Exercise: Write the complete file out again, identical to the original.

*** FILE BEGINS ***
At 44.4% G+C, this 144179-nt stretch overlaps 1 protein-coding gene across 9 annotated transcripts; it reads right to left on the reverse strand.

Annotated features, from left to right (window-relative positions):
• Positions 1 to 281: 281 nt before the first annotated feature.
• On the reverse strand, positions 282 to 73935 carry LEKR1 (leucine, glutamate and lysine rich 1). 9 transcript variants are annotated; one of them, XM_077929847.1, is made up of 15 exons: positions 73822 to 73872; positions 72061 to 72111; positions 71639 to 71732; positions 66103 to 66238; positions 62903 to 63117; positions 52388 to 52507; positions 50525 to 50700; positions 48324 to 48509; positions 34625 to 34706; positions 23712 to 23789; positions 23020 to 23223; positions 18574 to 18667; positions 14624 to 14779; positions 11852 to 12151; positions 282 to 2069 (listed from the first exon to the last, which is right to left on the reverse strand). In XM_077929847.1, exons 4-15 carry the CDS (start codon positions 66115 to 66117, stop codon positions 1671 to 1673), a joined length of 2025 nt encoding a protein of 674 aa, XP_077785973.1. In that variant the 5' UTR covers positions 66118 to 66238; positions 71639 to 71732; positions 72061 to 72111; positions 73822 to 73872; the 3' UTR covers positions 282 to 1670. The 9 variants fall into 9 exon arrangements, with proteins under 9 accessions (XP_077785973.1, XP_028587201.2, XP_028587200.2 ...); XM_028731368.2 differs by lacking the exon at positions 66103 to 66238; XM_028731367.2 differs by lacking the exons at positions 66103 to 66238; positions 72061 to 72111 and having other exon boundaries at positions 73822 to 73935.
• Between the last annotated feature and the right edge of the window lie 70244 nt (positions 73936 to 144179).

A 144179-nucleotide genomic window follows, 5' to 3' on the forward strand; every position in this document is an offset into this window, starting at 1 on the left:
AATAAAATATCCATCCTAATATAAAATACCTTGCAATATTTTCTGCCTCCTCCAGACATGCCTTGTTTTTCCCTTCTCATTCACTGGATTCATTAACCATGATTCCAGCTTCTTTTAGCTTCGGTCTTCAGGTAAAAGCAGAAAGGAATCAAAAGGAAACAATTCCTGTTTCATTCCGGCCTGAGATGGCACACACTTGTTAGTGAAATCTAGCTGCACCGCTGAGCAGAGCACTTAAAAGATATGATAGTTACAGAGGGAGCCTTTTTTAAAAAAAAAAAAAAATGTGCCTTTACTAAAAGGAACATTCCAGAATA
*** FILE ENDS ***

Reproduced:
At 44.4% G+C, this 144179-nt stretch overlaps 1 protein-coding gene across 9 annotated transcripts; it reads right to left on the reverse strand.

Annotated features, from left to right (window-relative positions):
• Positions 1 to 281: 281 nt before the first annotated feature.
• On the reverse strand, positions 282 to 73935 carry LEKR1 (leucine, glutamate and lysine rich 1). 9 transcript variants are annotated; one of them, XM_077929847.1, is made up of 15 exons: positions 73822 to 73872; positions 72061 to 72111; positions 71639 to 71732; positions 66103 to 66238; positions 62903 to 63117; positions 52388 to 52507; positions 50525 to 50700; positions 48324 to 48509; positions 34625 to 34706; positions 23712 to 23789; positions 23020 to 23223; positions 18574 to 18667; positions 14624 to 14779; positions 11852 to 12151; positions 282 to 2069 (listed from the first exon to the last, which is right to left on the reverse strand). In XM_077929847.1, exons 4-15 carry the CDS (start codon positions 66115 to 66117, stop codon positions 1671 to 1673), a joined length of 2025 nt encoding a protein of 674 aa, XP_077785973.1. In that variant the 5' UTR covers positions 66118 to 66238; positions 71639 to 71732; positions 72061 to 72111; positions 73822 to 73872; the 3' UTR covers positions 282 to 1670. The 9 variants fall into 9 exon arrangements, with proteins under 9 accessions (XP_077785973.1, XP_028587201.2, XP_028587200.2 ...); XM_028731368.2 differs by lacking the exon at positions 66103 to 66238; XM_028731367.2 differs by lacking the exons at positions 66103 to 66238; positions 72061 to 72111 and having other exon boundaries at positions 73822 to 73935.
• Between the last annotated feature and the right edge of the window lie 70244 nt (positions 73936 to 144179).

A 144179-nucleotide genomic window follows, 5' to 3' on the forward strand; every position in this document is an offset into this window, starting at 1 on the left:
AATAAAATATCCATCCTAATATAAAATACCTTGCAATATTTTCTGCCTCCTCCAGACATGCCTTGTTTTTCCCTTCTCATTCACTGGATTCATTAACCATGATTCCAGCTTCTTTTAGCTTCGGTCTTCAGGTAAAAGCAGAAAGGAATCAAAAGGAAACAATTCCTGTTTCATTCCGGCCTGAGATGGCACACACTTGTTAGTGAAATCTAGCTGCACCGCTGAGCAGAGCACTTAAAAGATATGATAGTTACAGAGGGAGCCTTTTTTAAAAAAAAAAAAAAATGTGCCTTTACTAAAAGGAACATTCCAGAATA